Please join us for an informative session!  This is a brown bag session, so feel free to bring your lunch. If you are a GSLIS student, staff, or faculty member, you may access readings in support of the discussion here. If you are a guest to our site, the bibliography for the readings will follow this text.

You can access the meeting virtually via http://go.illinois.edu/gslis_meeting.

If you have any questions regarding this event, please contact RaShauna Brannon (rbranno2 [at] illinois [dot] edu). Hope to see you there!

Bibiliography of Supporting Readings

Dei, G. J. S. (2000). Rethinking the role of Indigenous knowledges in the academy. International Journal of Inclusive Education, 4(2), 111-132.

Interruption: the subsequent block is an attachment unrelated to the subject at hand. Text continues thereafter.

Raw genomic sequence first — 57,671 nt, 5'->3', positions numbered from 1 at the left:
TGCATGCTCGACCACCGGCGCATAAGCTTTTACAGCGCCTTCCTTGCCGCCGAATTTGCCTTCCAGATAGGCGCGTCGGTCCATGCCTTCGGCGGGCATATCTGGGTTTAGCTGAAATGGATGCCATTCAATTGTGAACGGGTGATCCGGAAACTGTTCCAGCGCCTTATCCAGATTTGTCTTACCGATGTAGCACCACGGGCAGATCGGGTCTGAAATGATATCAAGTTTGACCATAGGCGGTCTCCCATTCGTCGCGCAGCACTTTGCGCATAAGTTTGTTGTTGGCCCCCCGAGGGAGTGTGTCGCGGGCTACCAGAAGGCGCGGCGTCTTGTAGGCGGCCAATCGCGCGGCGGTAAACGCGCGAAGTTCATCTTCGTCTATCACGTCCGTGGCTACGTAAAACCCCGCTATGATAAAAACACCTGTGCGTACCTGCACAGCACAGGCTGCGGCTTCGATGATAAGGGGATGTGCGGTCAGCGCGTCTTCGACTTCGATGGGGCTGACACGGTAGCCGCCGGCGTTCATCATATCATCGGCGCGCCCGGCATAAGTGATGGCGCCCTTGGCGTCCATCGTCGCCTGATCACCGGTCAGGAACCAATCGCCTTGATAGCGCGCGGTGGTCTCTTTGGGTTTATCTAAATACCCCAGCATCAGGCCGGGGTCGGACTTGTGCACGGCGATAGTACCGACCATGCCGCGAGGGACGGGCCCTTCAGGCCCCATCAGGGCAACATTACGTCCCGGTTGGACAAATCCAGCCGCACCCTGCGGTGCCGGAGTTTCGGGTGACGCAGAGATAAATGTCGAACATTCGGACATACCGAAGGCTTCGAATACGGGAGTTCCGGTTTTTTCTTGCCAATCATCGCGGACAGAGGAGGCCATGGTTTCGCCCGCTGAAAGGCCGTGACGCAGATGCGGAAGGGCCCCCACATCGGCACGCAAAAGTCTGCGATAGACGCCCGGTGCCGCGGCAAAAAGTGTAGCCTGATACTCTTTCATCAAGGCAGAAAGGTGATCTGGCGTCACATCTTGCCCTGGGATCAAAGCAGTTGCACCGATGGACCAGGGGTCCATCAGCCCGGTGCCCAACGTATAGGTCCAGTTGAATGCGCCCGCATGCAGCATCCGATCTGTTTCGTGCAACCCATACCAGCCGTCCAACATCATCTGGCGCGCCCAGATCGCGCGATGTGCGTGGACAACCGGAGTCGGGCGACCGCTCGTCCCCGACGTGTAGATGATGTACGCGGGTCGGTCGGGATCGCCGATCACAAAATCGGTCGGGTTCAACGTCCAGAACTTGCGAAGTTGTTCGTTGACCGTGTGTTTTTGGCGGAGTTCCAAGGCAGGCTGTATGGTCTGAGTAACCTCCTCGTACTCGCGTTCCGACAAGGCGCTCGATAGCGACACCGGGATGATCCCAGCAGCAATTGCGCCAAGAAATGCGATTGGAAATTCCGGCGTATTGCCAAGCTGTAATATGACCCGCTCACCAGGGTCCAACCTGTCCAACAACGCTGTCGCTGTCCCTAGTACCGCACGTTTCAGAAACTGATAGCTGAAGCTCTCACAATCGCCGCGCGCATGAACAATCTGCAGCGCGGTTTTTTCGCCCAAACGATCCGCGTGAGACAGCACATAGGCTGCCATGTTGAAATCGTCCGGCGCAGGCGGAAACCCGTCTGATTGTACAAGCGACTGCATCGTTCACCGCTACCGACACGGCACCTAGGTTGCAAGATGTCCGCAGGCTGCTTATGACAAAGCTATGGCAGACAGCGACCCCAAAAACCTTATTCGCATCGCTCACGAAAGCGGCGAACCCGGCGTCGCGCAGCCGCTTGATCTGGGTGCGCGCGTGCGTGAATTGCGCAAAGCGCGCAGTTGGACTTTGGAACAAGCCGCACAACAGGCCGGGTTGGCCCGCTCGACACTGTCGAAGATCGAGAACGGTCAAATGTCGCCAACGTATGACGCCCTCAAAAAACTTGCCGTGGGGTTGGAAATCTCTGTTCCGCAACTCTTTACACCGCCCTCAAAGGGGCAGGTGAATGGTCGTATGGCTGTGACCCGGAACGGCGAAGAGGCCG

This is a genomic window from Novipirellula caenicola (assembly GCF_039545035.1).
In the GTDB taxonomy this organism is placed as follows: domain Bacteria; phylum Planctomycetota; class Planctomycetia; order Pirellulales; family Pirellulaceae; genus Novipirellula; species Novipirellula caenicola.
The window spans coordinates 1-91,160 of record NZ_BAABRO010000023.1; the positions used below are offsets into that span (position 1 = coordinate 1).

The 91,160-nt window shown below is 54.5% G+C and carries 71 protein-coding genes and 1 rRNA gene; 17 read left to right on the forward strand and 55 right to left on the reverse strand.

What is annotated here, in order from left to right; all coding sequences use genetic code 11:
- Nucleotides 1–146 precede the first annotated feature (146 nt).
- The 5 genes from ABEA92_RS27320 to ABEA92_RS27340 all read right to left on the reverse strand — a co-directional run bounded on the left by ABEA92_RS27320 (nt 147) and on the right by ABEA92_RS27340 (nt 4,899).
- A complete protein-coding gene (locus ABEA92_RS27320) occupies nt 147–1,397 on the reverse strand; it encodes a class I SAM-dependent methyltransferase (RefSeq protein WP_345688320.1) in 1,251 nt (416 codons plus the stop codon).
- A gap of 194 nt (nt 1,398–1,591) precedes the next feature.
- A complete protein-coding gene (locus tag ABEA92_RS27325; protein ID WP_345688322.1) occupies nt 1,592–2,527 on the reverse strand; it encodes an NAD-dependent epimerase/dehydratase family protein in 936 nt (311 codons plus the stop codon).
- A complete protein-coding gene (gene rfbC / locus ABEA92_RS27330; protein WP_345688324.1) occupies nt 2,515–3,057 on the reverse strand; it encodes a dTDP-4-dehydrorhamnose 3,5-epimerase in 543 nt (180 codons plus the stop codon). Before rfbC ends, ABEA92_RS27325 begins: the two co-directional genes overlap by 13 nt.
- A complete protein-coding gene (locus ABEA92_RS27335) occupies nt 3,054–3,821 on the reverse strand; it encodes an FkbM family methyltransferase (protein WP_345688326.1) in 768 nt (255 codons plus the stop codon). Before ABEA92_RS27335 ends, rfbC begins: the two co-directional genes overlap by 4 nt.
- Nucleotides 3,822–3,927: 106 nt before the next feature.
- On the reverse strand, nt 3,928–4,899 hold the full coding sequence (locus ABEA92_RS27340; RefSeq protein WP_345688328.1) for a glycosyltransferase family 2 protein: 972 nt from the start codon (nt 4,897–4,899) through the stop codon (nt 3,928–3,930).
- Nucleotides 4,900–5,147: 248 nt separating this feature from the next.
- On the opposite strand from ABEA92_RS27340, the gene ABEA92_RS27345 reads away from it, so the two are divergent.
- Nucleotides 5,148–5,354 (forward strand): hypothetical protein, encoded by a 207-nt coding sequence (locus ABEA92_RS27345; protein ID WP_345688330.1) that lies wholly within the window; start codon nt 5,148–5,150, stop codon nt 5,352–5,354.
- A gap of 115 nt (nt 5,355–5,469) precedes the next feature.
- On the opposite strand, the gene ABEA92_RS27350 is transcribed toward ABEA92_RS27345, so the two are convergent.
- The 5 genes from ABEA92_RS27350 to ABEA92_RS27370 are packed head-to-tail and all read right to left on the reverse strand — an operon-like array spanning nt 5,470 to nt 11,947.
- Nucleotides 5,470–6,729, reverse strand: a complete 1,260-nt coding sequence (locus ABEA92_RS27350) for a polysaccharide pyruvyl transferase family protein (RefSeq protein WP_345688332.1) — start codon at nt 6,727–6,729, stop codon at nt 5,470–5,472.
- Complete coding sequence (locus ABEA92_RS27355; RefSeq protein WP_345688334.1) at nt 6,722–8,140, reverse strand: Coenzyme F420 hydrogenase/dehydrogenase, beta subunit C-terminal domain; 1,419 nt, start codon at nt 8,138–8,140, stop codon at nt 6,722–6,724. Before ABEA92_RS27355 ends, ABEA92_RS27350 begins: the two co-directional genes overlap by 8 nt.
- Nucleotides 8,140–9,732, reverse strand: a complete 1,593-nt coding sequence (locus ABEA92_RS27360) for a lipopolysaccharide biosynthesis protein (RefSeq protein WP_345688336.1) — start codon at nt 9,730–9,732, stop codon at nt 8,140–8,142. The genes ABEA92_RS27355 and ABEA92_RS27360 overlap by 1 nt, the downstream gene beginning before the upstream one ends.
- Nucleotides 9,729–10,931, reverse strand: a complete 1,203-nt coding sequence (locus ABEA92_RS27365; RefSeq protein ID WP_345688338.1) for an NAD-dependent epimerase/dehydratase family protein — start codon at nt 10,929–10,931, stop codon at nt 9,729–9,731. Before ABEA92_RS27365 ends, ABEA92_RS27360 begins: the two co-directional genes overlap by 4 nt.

King, T. (2005). “You’ll Never Believe What Happened” is always a great place to start. In The truth about stories: A native narrative. Minneapolis: University of Minnesota Press.

Lee, D. (2011). Indigenous Knowledge Organization: A Study of Concepts, Terminology, Structure and (Mostly) Indigenous Voices. Partnership: The Canadian Journal Of Library And Information Practice And Research, 6(1). Retrieved from https://journal.lib.uoguelph.ca/index.php/perj/article/view/1427

Welcome to Inclusions and Exclusions Reading Group

INCLUSIONS AND EXCLUSIONS in Social Community & Organizational Informatics is a reading group based in the Graduate School of Library and Information Science (GSLIS) at the University of Illinois, Urbana-Champaign. Everyone is welcome to join us, whether you are on campus or not.